UAE – A cultural alternative

THE United Arab Emirates, six hours flying time from the UK, are a magnet for sun-worshipers and seekers of extravagance.

Dubai is the best known. Home to the world’s tallest building, the Burj Khalifa. At 830 metres tall (2700 feet), you can see the curvature of the earth from the viewing platform on level 124. Competing for attention is the Burj Al Arab, a spectacular seven-star sail-shaped hotel where every room is a corner suite, smothered in gold leaf and marble and with its own butler. The hotel has a heli-pad 200 metres up, visually balanced by the Al Muntaha restaurant which cantilevers out over the sea. Alternatively, the Al Mahara seafood restaurant surrounds you with a floor-to-ceiling aquarium while you dine. Not to be out-done, The Palm in Dubai is a whole resort area built out into the gulf, mixing luxury villa developments on individual “fronds” with a number of distinctive hotels such as Atlantis, The Palm. A firm favourite with families and about 35 minutes from the airport, Atlantis combines luxury accommodation, fine dining and a spectacular waterpark incorporating a marine park with over 65,000 marine animals. Add in a range of shops, a spa and fitness centre, multiple swimming pools and entertainment options and you have practically no need to even leave the hotel. If you do, you can fill your days gawping at numerous extraordinary hotels, as well as taking trips into the desert by 4×4 vehicle, or even use up some energy on the world’s largest indoor ski slope, complete with real snow. This is arguably the most surreal experience in Dubai.

Meanwhile, an hour or two down the road, you have Abu Dhabi. Once a pearl fishing port before the discovery of vast oil reserves, Abu Dhabi has, for some years now, been a fast-growing alternative to its more glitzy neighbour. Representing better value in its room rates, you can still easily access most of Dubai’s attractions, but Abu Dhabi has plenty to offer in its own right.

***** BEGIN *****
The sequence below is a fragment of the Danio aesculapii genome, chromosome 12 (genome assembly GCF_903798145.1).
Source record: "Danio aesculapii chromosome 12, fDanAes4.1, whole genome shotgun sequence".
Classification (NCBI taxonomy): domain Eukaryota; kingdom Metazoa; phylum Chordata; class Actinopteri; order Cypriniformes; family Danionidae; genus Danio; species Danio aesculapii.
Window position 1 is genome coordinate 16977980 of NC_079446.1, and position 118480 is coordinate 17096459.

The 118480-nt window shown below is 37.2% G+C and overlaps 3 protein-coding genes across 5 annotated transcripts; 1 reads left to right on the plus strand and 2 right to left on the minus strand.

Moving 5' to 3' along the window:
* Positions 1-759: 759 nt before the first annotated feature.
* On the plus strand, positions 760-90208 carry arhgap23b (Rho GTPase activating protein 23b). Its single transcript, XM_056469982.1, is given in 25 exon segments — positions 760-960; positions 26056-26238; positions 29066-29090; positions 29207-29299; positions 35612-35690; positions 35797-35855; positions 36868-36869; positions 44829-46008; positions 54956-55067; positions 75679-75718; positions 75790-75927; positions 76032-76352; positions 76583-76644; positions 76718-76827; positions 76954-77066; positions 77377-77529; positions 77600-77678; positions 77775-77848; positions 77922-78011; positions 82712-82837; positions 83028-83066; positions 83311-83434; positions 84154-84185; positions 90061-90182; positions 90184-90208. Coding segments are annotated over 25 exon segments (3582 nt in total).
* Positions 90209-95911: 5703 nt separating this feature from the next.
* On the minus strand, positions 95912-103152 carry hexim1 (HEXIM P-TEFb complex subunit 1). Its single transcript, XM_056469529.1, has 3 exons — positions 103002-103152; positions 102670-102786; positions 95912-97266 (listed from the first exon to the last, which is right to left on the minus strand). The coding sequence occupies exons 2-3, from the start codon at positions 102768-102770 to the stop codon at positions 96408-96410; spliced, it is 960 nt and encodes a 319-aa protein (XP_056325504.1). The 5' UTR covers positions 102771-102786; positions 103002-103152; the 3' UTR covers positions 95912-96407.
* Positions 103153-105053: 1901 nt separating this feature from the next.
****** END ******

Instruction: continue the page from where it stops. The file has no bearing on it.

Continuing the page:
Last year, over 2.8 million tourists visited, with direct flights available from the UK. When you’re there, the attractions include the now famous Yas Marina race circuit, home to the annual Abu Dhabi Grand Prix. Next door, Ferrari World chronicles the history of the world’s most famous name in motorsport and incorporates the world’s largest theme park. If that doesn’t appeal, how about retail therapy at any number of shopping malls, or, for a more laid-back approach to life, along the coast you will discover some of the best beaches in the UAE.

For those looking for a gentler pace, a more authentic “of the place” experience, I would recommend Oman. Sitting to the south of the Emirates, the contrast with its brash neighbours is startling.

Beautiful mountain backdrops and a surprisingly green landscape have a soothing effect. The accommodation still tends towards the exotic, with 5-star hotels being the norm, but like Abu Dhabi, the prices are lower than the equivalent Dubai offerings. Out and about, Oman relies on its natural beauty to charm you. In Muscat, the capital, you could visit the Grand Mosque, the Bait Al Zubair museum or the Muttrah souk for hand-crafted silverware. Beyond Muscat you will find ancient forts, the Al Hoota caves and even Oman’s own Grand Canyon. For every modern edifice in Dubai or Abu Dhabi, Oman will offer you a cultural alternative instead.

Whichever of these three destinations attract you, there is no doubt that they represent some of the finest holiday experiences you could wish for. You choose.

By |2016-06-25T12:24:15+00:00Jun 25th, 2016|Features|Comments Off on UAE – A cultural alternative